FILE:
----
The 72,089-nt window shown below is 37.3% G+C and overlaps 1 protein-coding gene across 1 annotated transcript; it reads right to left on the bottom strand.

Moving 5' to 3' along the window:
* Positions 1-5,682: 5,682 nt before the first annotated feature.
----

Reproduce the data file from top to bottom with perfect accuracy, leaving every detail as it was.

The 72,089-nt window shown below is 37.3% G+C and overlaps 1 protein-coding gene across 1 annotated transcript; it reads right to left on the bottom strand.

Moving 5' to 3' along the window:
* Positions 1-5,682: 5,682 nt before the first annotated feature.